The New Guidebook for Pastors. By James W. Bryant and Mac Brunson. Nashville: B&H Publishing Group, 2007. 320 pp. Softcover, $24.99.
In 1980, W.A. Criswell, then long-time pastor of the First Baptist Church of Dallas, produced Criswell’s Guidebook for Pastors. Broadman Press published and sold this resource for pastors and ministry students for twenty-eight years. While Bryant and Brunson chose not to revise and update Criswell’s enduring work, such a revision was the original intent of the authors. In fact, it was the tenure of Criswell’s Guidebook that prompted the authors to start afresh. “So many things have changed in the world since . The era in which the contemporary pastor serves is now clearly identified as the postmodern era. It is time for The New Guidebook for Pastors” (4-5).
Since The New Guidebook is a different work, we will not seek to make this review a deep comparison of the two books. However, placing the books’ structures side by side is interesting. Both books have twenty-one chapters. Bryant and Brunson move some things to appendices that Criswell places in the body, such as service orders and ceremonies.
In each book, the pastor’s call, preaching, and preparation take primacy in the order of chapters, and both books finish with the reward of a pastor. Between, much similarity exists in structure though Bryant and Brunson deal more with such recent issues as the Internet and other technologies. Interestingly, while The New Guidebook includes a chapter devoted to “leadership,” leadership is not included in the chapters or division headings for Criswell. This well reflects the rise of “leadership” as a major topic for conferences and books since Criswell’s 1980 publication.
Mac Brunson is a former pastor of the First Baptist Church of Dallas and the current pastor of the First Baptist Church of Jacksonville, Florida. Prior to his time in Texas, he served in North Carolina as pastor and was involved in the leadership of the Baptist State Convention of North Carolina. James W. Bryant is Senior Professor of Pastoral Theology of Criswell College. He has served as pastor or on the pastoral staff of churches in Georgia, Texas, New Mexico, and Arkansas. To find two more qualified authors for this work would be difficult indeed.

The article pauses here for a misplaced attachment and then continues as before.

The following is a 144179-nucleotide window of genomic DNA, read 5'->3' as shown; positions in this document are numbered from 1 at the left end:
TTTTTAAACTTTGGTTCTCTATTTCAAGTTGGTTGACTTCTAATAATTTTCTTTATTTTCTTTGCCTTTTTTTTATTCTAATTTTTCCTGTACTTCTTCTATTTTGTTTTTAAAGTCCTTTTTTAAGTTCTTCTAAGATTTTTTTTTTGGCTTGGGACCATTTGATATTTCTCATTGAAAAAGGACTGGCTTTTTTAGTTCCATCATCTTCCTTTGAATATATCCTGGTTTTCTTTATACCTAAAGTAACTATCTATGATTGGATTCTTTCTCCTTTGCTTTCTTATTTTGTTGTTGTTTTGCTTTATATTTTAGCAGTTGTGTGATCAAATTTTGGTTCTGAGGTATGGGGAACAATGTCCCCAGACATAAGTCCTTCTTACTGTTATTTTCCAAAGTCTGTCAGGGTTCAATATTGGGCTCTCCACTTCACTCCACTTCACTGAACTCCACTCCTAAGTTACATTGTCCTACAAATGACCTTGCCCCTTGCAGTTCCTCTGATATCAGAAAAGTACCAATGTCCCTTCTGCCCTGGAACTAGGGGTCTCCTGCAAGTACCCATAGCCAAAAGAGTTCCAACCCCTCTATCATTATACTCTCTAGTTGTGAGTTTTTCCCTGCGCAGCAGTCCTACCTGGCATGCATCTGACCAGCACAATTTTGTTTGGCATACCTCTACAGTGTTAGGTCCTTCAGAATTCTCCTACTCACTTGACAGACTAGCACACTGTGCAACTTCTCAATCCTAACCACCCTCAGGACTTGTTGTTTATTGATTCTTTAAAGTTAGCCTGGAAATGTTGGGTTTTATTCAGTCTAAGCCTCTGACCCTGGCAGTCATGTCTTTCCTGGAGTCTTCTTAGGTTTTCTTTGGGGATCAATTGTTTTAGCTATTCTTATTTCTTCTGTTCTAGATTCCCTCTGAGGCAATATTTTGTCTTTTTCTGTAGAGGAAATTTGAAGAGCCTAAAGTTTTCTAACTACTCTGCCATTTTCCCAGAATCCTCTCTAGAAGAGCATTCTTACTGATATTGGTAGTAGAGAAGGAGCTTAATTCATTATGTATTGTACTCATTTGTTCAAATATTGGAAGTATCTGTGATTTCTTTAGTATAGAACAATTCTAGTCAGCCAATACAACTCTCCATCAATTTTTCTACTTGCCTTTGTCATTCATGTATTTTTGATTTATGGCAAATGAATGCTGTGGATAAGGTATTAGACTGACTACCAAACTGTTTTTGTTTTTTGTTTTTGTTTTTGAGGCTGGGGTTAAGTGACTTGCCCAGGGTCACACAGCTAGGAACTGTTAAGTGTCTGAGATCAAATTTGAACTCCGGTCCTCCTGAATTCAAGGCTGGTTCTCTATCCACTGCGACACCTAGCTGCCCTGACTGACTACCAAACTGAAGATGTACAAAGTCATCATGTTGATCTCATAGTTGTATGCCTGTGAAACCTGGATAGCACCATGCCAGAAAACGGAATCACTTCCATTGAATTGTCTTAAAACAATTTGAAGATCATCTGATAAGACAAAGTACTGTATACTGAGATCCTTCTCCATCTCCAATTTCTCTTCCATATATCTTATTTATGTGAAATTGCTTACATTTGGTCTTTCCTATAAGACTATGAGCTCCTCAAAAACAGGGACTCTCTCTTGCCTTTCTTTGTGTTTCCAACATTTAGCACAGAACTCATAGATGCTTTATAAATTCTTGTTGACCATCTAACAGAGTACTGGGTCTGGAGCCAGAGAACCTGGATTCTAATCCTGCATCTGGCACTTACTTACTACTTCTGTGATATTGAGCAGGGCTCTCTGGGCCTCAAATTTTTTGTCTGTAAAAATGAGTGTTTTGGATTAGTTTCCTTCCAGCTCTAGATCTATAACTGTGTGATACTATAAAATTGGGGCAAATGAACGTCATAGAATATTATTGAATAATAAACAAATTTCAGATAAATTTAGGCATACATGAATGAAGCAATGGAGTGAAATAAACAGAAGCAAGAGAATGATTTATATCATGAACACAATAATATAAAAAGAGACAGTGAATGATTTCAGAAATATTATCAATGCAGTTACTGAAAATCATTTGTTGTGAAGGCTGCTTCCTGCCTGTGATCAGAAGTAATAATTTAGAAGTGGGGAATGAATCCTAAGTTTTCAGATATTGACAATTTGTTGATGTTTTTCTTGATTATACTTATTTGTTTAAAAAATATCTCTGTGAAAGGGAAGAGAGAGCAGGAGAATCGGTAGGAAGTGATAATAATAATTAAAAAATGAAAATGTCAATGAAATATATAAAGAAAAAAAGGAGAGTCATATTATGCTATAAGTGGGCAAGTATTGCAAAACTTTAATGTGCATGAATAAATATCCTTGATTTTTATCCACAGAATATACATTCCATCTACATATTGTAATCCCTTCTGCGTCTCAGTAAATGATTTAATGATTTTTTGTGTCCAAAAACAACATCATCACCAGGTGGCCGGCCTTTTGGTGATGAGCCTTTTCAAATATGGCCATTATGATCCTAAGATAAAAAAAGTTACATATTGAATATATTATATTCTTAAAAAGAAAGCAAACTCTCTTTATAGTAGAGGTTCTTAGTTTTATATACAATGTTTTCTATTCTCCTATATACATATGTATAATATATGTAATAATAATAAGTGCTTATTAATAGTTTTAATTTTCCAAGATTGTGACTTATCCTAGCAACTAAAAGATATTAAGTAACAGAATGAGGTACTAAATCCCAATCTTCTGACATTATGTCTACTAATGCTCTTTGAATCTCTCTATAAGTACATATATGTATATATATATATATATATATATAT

Every chapter in The New Guidebook begins with “The Pastor . . . ” Bryant and Brunson develop their advice along twenty-one different divisions of the work and life of the pastor, including the following matters: the pastor’s call, preparation, preaching, prayer life, family, first church, leadership, staff, worship, technology, missions and evangelism, ordinances, weddings and funerals, counseling, finances, ethics, politics and moral issues, changing churches, denomination, retirement, and reward.
Included at the end of the book are fourteen appendices, including, among other things, the Baptist Faith and Message 2000, how to build a personal library, and where a pastor can go for help when he is fired. An encouraging feature of the book is that every chapter includes a brief opening statement written by pastors and other men of God, speaking heart to heart to the reader on the significance of that chapter to his ministry.
Because so much of the book is helpful, it is difficult to choose what to include in this review. The New Guidebook includes the usual chapters on subjects like preaching and weddings and funerals, but the chapter on the pastor’s prayer life is a well-done and welcome addition that is often overlooked in such works. The authors point pastors in the right direction concerning both his personal and his professional handling of finances and ethics, two of the most dangerous matters that pastors face. Two other chapters not always found in books of this genre guide the pastor through changing churches and help him with political and moral issues.
Some criticism of such an enormous undertaking is inevitable, if for no other reason than the brevity of the work in comparison to its scope. For instance, while the authors give advice on weddings and devote some space to divorce and remarriage, a more developed theology of marriage would be a valuable addition.
Also, the authors’ statement that, “The pastor may be a minister by occupation, but he is likely a layman when it comes to counseling” (158), could be potentially confusing. Since the authors do assert that the exposition of the Word from the pulpit is sufficient for counseling, some words of clarification might be helpful to avoid conveying a view that espouses the professionalization and compartmentalization of ministry, which they obviously do not advocate.
With the caveats above, much is to be commended in this work. Pastors will find it very helpful, and we can recommend it heartily.
Southwestern Baptist Theological Seminary